At the same time, for every digitised Punch and Strand Magazine, there are hundreds of other, niche magazines that may or may not have been digitised. To date, only a miniscule percentage of the output of the nineteenth-century press is available online. Digitisation projects tend to emphasise certain types of publications: periodicals associated with famous authors, popular publications that reached large audiences and/or ran for long periods of time, periodicals held in large university libraries, and publications that will have a guaranteed market of twenty-first century users, e.g., those of interest to genealogists. Users of digitised materials should be aware that they represent a tiny fragment of the spectrum of ideas, opinions, perspectives, and publications from the nineteenth century. Much of the story of the time period can still only be found in the pages of books and bound volumes on physical library shelves.
The BLT19 Project
Labour, trade, and professional periodicals are a segment of the nineteenth-century press that has received little attention. Their niche audiences and specialised content mean that they are unlikely to be digitised by commercial publishers because they do not have sufficient mass appeal. Those that have been digitised, such as the British Workman on the Internet Archive, lack a framework explaining their significance in terms of British social, cultural, historical, business, and creative history. The BLT19 Project provides pedagogical materials to help instructors and students engage with the publications and their wide-ranging, diverse content.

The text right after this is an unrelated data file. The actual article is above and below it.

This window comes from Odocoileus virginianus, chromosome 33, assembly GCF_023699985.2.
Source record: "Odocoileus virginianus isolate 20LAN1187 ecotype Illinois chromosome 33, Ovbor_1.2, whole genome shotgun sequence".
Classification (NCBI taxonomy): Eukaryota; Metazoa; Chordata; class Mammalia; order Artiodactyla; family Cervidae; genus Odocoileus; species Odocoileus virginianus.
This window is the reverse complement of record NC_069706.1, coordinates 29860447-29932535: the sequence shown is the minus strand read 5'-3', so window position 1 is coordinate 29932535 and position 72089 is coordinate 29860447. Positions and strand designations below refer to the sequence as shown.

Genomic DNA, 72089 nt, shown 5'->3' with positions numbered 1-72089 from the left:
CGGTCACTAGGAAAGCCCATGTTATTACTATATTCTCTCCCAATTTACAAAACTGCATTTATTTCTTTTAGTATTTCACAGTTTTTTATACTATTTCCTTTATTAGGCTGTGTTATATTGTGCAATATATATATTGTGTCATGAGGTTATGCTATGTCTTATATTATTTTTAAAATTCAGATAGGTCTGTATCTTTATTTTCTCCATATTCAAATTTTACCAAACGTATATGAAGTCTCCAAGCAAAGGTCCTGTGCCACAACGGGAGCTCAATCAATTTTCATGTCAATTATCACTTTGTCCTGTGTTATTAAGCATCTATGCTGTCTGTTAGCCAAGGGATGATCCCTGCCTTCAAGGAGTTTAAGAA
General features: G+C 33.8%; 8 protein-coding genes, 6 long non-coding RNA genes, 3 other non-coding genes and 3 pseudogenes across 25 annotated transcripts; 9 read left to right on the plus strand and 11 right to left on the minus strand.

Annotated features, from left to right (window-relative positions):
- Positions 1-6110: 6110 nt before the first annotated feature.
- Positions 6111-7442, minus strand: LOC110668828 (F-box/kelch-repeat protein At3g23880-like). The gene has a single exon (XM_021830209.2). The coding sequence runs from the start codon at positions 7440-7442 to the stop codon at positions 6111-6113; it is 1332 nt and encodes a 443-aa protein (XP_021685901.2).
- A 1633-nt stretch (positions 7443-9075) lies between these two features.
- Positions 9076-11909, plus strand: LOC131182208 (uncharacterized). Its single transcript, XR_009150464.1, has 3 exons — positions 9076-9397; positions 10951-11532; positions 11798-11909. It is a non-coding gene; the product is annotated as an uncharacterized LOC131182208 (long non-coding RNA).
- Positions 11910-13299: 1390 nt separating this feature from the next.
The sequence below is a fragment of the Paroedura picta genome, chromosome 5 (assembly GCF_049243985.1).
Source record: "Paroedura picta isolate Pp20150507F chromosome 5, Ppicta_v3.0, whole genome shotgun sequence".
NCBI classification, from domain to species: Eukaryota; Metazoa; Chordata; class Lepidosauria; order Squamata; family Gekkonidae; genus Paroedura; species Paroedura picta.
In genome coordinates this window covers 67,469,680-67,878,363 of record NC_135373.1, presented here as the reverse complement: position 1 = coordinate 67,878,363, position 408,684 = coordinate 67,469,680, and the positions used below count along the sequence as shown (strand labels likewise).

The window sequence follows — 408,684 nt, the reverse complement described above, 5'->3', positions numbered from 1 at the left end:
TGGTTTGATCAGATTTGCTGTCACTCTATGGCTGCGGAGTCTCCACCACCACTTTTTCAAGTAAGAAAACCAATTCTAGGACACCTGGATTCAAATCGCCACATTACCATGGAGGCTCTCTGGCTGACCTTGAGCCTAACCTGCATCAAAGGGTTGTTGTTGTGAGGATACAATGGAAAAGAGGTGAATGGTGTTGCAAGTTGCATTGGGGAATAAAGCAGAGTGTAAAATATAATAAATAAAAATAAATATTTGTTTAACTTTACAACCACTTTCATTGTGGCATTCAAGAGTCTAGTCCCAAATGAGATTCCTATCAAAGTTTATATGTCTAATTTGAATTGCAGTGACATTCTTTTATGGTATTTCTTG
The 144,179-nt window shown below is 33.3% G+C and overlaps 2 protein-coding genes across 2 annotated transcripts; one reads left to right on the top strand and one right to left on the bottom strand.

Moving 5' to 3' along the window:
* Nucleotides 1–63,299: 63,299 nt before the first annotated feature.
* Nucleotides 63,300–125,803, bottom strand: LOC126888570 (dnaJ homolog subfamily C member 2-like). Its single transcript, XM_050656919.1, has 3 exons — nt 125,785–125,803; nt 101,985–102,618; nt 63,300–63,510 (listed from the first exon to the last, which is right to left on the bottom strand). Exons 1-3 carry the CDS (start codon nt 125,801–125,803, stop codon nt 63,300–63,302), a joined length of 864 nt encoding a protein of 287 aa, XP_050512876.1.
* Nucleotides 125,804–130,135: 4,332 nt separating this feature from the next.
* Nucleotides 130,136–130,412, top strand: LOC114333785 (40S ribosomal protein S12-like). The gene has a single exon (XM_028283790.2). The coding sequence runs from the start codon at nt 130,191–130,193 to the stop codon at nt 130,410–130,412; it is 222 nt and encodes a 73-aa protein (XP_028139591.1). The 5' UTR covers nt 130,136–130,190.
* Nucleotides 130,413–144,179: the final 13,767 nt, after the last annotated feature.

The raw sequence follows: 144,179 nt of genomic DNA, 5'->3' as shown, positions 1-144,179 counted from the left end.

Pedagogical Approaches to the Study of Historical Periodicals
Because periodicals are inherently collaborative, they are particularly suited for collaborative learning approaches. Teresa Magnum describes periodical literature as a “marketplace collective of writers, illustrators, editors, printers, advertisers, publishers, and a host of workers in related professions and trades.”1Magnum, Teresa. “Periodicals, Pedagogy, and Collaboration.” Victorian Periodicals Review 39.4 (Winter 2006): 307-08, at 307. Web. Project Muse. 27 Apr 2016. The BLT19 lesson ideas encourage the use of collaboration. At the same time, we recognise the diversity of classroom environments and student skill levels, leaving it to the teacher to determine the best approach for his or her students’ needs.
Resources for the Study of Historical Periodicals and Newspapers (Open Access)
- Dickens Journals Online
- Internet Archive: Magazine Rack
- Internet Library of Early Journals
- Nineteenth-Century Serials Edition (NCSE)
- Research Society for American Periodicals
- Research Society for Victorian Periodicals
- Welsh Newspapers Online
Resources for the Study of Historical Periodicals and Newspapers (Paywall)
- British Newspaper Archive
- Gale Cengage 19th-Century UK Periodicals Database
- ProQuest British Periodicals Database
- The Times Archive
Works Cited [ + ]
|1.||↑||Magnum, Teresa. “Periodicals, Pedagogy, and Collaboration.” Victorian Periodicals Review 39.4 (Winter 2006): 307-08, at 307. Web. Project Muse. 27 Apr 2016.|